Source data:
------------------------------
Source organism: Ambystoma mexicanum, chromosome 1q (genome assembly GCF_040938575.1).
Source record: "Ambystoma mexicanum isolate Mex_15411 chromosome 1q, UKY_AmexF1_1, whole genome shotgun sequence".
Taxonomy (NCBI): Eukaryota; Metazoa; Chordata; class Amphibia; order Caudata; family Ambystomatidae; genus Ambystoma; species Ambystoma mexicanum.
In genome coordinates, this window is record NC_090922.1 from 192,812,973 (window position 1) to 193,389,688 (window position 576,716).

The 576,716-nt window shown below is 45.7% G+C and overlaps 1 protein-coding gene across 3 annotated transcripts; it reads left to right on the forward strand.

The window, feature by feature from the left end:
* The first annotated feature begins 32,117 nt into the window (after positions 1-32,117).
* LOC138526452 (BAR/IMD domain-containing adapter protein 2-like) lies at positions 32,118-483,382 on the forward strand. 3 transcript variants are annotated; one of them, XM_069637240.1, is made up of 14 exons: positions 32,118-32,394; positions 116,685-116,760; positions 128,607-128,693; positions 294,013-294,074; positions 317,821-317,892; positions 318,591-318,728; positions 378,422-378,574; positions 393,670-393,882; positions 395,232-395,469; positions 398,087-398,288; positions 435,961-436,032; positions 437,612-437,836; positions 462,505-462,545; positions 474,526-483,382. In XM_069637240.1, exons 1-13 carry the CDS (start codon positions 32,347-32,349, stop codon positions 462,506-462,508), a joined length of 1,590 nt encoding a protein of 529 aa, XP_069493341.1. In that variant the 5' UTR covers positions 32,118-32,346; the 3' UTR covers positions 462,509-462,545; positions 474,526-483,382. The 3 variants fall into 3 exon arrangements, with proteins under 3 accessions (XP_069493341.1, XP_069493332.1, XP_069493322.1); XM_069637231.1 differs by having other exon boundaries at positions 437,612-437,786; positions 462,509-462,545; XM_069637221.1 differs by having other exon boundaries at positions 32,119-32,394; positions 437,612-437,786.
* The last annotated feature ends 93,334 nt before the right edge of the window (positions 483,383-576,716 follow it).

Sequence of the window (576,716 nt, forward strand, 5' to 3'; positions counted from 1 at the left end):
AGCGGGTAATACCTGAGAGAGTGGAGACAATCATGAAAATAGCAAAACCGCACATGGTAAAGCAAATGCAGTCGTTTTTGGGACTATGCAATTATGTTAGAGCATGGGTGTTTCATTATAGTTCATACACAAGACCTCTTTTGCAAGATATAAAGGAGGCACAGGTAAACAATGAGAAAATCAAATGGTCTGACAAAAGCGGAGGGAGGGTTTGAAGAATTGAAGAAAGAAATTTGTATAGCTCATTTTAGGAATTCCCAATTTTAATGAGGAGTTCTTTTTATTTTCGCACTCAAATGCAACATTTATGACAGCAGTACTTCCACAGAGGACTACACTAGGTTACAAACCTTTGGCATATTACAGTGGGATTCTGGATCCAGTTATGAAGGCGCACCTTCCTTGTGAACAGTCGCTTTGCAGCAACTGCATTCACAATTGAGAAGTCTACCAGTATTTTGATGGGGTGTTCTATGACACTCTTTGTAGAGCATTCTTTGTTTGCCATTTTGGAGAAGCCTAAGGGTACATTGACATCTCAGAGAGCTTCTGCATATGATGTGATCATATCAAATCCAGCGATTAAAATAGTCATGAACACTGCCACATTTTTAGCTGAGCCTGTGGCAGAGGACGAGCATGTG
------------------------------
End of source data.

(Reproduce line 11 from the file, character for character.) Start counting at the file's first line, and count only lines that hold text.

AGCGGGTAATACCTGAGAGAGTGGAGACAATCATGAAAATAGCAAAACCGCACATGGTAAAGCAAATGCAGTCGTTTTTGGGACTATGCAATTATGTTAGAGCATGGGTGTTTCATTATAGTTCATACACAAGACCTCTTTTGCAAGATATAAAGGAGGCACAGGTAAACAATGAGAAAATCAAATGGTCTGACAAAAGCGGAGGGAGGGTTTGAAGAATTGAAGAAAGAAATTTGTATAGCTCATTTTAGGAATTCCCAATTTTAATGAGGAGTTCTTTTTATTTTCGCACTCAAATGCAACATTTATGACAGCAGTACTTCCACAGAGGACTACACTAGGTTACAAACCTTTGGCATATTACAGTGGGATTCTGGATCCAGTTATGAAGGCGCACCTTCCTTGTGAACAGTCGCTTTGCAGCAACTGCATTCACAATTGAGAAGTCTACCAGTATTTTGATGGGGTGTTCTATGACACTCTTTGTAGAGCATTCTTTGTTTGCCATTTTGGAGAAGCCTAAGGGTACATTGACATCTCAGAGAGCTTCTGCATATGATGTGATCATATCAAATCCAGCGATTAAAATAGTCATGAACACTGCCACATTTTTAGCTGAGCCTGTGGCAGAGGACGAGCATGTG